Shingles - Symptoms

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What are shingles symptoms and signs?

Shingles usually starts with burning, tingling, itching, or stinging in the region where the rash will ultimately develop. Sometimes, this pain can be severe and individuals may complain of extremely sensitive skin. This discomfort typically occurs a few days before the rash develops. In rare instances, the characteristic shingles rash will not appear (a condition called zoster sine herpete).

Often, individuals may also experience other associated symptoms such as

  • headache,
  • fever and chills,
  • malaise,
  • nausea,
  • body aches,
  • swollen lymph glands.

A few days after the skin discomfort begins (or rarely, several weeks afterward), the characteristic rash of shingles will appear. It typically begins as clusters of small red patches that eventually develop into small blisters. These fluid-filled blisters eventually break open, and the small sores begin to slowly dry and crust over. The crusts usually fall off after several weeks, and the shingles rash typically clears up after approximately four weeks. Though uncommon, in cases of a severe rash, skin discoloration or scarring of the skin is possible.

The location of the shingles rash can vary. Though shingles can appear almost anywhere on the body, it most commonly affects the torso and the face (including the eyes, ears, and mouth). It is often present in the area of the ribcage or the waist. This characteristic rash is in a stripe or band-like pattern that affects only one side of the body (the right or the left), and it usually does not cross over the midline. In some cases, the rash can affect adjacent dermatomes, and rarely it can affect three or more dermatomes (a condition termed disseminated zoster). Disseminated zoster generally occurs only in individuals with a compromised immune system.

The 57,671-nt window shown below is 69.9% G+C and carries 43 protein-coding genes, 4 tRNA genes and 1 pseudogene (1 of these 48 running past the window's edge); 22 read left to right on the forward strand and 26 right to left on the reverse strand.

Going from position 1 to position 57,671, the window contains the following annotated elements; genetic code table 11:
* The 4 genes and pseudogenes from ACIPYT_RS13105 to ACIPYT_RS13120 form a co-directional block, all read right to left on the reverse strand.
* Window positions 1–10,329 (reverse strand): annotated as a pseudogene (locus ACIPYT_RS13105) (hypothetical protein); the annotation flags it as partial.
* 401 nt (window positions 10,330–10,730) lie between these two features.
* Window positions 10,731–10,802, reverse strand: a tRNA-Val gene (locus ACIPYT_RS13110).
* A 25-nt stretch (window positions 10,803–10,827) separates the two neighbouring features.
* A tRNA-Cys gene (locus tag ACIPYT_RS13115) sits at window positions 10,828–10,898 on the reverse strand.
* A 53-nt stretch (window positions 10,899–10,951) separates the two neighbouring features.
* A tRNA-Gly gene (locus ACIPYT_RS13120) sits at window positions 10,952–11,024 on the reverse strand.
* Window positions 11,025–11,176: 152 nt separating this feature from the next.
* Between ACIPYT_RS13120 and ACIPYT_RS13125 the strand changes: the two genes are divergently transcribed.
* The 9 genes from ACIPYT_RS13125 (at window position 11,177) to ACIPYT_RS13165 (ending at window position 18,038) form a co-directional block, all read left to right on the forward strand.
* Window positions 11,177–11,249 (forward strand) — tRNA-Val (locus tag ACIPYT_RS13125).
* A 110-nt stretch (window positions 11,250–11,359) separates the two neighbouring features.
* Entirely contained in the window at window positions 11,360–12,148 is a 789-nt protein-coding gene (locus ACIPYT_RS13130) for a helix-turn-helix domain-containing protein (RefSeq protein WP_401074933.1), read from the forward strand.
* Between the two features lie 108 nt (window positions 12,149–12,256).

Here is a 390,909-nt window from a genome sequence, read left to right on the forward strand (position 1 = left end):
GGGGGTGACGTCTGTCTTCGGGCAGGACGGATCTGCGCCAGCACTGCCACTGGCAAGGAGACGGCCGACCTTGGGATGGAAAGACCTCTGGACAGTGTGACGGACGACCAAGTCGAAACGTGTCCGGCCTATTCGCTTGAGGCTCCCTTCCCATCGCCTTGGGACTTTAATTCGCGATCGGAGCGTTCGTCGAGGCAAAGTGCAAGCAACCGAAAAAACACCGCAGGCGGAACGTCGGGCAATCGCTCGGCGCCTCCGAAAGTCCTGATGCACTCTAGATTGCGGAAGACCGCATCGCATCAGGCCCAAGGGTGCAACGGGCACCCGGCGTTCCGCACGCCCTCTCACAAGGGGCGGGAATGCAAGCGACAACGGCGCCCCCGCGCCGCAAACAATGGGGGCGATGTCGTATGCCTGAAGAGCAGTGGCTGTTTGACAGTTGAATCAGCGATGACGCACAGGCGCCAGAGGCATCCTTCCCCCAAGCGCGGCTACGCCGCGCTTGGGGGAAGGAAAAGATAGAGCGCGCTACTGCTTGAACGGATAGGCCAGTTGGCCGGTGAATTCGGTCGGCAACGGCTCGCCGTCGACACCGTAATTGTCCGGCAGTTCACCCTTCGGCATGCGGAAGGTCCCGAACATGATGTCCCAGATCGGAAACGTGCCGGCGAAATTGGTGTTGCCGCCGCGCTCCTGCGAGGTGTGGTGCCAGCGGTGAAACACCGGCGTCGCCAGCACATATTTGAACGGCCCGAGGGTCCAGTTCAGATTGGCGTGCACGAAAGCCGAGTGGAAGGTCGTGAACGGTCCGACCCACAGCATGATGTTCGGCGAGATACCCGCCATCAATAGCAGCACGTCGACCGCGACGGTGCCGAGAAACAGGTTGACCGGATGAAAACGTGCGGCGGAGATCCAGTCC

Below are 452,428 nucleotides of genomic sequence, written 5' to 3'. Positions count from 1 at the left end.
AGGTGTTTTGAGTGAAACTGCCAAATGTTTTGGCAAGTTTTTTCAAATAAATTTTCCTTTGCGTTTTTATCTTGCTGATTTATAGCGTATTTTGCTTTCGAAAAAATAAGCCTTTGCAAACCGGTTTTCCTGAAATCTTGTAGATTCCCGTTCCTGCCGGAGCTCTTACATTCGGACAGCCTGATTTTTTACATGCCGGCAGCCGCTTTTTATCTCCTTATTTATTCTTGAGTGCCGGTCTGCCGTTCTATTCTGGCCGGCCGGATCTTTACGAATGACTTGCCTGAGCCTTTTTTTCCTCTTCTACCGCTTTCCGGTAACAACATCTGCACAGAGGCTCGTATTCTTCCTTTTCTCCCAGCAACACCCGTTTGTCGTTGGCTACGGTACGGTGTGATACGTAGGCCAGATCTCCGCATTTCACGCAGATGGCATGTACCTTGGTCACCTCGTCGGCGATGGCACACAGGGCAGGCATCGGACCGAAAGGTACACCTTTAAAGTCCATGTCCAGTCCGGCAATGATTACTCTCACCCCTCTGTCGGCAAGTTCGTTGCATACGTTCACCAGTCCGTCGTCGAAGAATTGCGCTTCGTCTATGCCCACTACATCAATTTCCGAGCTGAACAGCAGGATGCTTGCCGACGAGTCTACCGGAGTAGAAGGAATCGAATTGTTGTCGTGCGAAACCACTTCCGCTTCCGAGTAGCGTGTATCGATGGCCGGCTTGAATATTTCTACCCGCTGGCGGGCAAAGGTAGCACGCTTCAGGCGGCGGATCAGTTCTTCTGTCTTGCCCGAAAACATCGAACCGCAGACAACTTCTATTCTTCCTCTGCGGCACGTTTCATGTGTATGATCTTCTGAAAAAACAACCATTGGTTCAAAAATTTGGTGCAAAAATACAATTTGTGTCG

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See what others are saying

Comment from: Wicked disease, 65-74 Female (Patient) Published: January 15

On Christmas Eve I had sores on the right side of my scalp. Thinking it was spider bites, I thought it will resolve on its own. However, 3 days later, the sores (vesicles) appeared on the right side of my scalp to above my ear and down my neck. I went to my doctor who diagnosed shingles right away. I had my shingles shot 7 years ago. My doctor said the shingles shot does not totally prevent the disease. If you get the shingles, the duration and severity are decreased by over 50 percent.

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Comment from: tammi, Female (Patient) Published: January 19

In April 2015 I had Bell's palsy or Ramsay Hunt syndrome. Since then I have had vertigo and now shingles on the back of my neck. My shingles has not produced a rash or blisters, just itchy burning pain. Months prior to the Bell's palsy my ear would tingle and itch, still does from time to time. I get little ticks like electric shocks in various places, mostly upper torso. I am just about at my wits' end. I had the shingles vaccine and still is all this is happening. My doctor and neurologist don't seem to know what to do. I am tired of being exhausted and dizzy.

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